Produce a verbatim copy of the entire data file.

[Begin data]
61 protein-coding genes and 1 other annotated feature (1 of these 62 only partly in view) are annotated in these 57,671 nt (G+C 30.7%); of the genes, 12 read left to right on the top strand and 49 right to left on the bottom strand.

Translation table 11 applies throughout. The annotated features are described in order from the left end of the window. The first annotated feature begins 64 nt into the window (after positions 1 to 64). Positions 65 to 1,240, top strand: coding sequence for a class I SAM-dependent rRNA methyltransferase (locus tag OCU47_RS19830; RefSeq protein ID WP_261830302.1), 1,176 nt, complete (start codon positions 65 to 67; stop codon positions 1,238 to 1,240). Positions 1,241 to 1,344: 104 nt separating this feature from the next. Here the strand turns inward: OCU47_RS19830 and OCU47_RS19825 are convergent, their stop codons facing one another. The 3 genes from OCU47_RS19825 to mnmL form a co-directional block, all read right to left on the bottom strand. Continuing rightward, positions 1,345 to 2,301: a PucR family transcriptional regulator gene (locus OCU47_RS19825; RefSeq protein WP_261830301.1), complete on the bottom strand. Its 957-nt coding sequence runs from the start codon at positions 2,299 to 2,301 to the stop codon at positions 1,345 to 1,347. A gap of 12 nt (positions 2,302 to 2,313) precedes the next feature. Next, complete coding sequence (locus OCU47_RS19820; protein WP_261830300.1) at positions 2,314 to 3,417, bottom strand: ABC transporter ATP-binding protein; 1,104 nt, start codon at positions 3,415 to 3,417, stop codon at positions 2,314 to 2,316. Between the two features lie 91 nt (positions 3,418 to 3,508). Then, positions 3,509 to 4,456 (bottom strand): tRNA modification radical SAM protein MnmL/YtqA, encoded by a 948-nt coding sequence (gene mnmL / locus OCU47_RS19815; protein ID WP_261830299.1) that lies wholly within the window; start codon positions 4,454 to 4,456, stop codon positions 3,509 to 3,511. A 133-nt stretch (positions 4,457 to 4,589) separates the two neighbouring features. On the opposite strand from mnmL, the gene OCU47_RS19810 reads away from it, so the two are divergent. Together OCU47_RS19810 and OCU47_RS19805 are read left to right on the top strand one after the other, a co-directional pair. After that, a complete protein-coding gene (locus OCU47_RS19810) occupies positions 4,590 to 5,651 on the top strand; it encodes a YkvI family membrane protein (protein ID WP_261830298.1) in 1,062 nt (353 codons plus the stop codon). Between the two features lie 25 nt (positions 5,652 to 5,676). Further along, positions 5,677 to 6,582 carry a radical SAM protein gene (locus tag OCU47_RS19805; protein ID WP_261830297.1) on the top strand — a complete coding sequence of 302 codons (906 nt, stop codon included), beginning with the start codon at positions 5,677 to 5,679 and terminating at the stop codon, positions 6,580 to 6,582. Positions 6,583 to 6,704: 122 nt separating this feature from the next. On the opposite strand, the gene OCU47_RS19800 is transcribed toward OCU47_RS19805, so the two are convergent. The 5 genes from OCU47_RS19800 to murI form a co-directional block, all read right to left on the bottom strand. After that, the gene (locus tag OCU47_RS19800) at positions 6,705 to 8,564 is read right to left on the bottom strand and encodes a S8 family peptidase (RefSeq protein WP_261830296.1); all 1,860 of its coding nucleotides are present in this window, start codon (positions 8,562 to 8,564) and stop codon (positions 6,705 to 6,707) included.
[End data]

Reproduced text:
61 protein-coding genes and 1 other annotated feature (1 of these 62 only partly in view) are annotated in these 57,671 nt (G+C 30.7%); of the genes, 12 read left to right on the top strand and 49 right to left on the bottom strand.

Translation table 11 applies throughout. The annotated features are described in order from the left end of the window. The first annotated feature begins 64 nt into the window (after positions 1 to 64). Positions 65 to 1,240, top strand: coding sequence for a class I SAM-dependent rRNA methyltransferase (locus tag OCU47_RS19830; RefSeq protein ID WP_261830302.1), 1,176 nt, complete (start codon positions 65 to 67; stop codon positions 1,238 to 1,240). Positions 1,241 to 1,344: 104 nt separating this feature from the next. Here the strand turns inward: OCU47_RS19830 and OCU47_RS19825 are convergent, their stop codons facing one another. The 3 genes from OCU47_RS19825 to mnmL form a co-directional block, all read right to left on the bottom strand. Continuing rightward, positions 1,345 to 2,301: a PucR family transcriptional regulator gene (locus OCU47_RS19825; RefSeq protein WP_261830301.1), complete on the bottom strand. Its 957-nt coding sequence runs from the start codon at positions 2,299 to 2,301 to the stop codon at positions 1,345 to 1,347. A gap of 12 nt (positions 2,302 to 2,313) precedes the next feature. Next, complete coding sequence (locus OCU47_RS19820; protein WP_261830300.1) at positions 2,314 to 3,417, bottom strand: ABC transporter ATP-binding protein; 1,104 nt, start codon at positions 3,415 to 3,417, stop codon at positions 2,314 to 2,316. Between the two features lie 91 nt (positions 3,418 to 3,508). Then, positions 3,509 to 4,456 (bottom strand): tRNA modification radical SAM protein MnmL/YtqA, encoded by a 948-nt coding sequence (gene mnmL / locus OCU47_RS19815; protein ID WP_261830299.1) that lies wholly within the window; start codon positions 4,454 to 4,456, stop codon positions 3,509 to 3,511. A 133-nt stretch (positions 4,457 to 4,589) separates the two neighbouring features. On the opposite strand from mnmL, the gene OCU47_RS19810 reads away from it, so the two are divergent. Together OCU47_RS19810 and OCU47_RS19805 are read left to right on the top strand one after the other, a co-directional pair. After that, a complete protein-coding gene (locus OCU47_RS19810) occupies positions 4,590 to 5,651 on the top strand; it encodes a YkvI family membrane protein (protein ID WP_261830298.1) in 1,062 nt (353 codons plus the stop codon). Between the two features lie 25 nt (positions 5,652 to 5,676). Further along, positions 5,677 to 6,582 carry a radical SAM protein gene (locus tag OCU47_RS19805; protein ID WP_261830297.1) on the top strand — a complete coding sequence of 302 codons (906 nt, stop codon included), beginning with the start codon at positions 5,677 to 5,679 and terminating at the stop codon, positions 6,580 to 6,582. Positions 6,583 to 6,704: 122 nt separating this feature from the next. On the opposite strand, the gene OCU47_RS19800 is transcribed toward OCU47_RS19805, so the two are convergent. The 5 genes from OCU47_RS19800 to murI form a co-directional block, all read right to left on the bottom strand. After that, the gene (locus tag OCU47_RS19800) at positions 6,705 to 8,564 is read right to left on the bottom strand and encodes a S8 family peptidase (RefSeq protein WP_261830296.1); all 1,860 of its coding nucleotides are present in this window, start codon (positions 8,562 to 8,564) and stop codon (positions 6,705 to 6,707) included.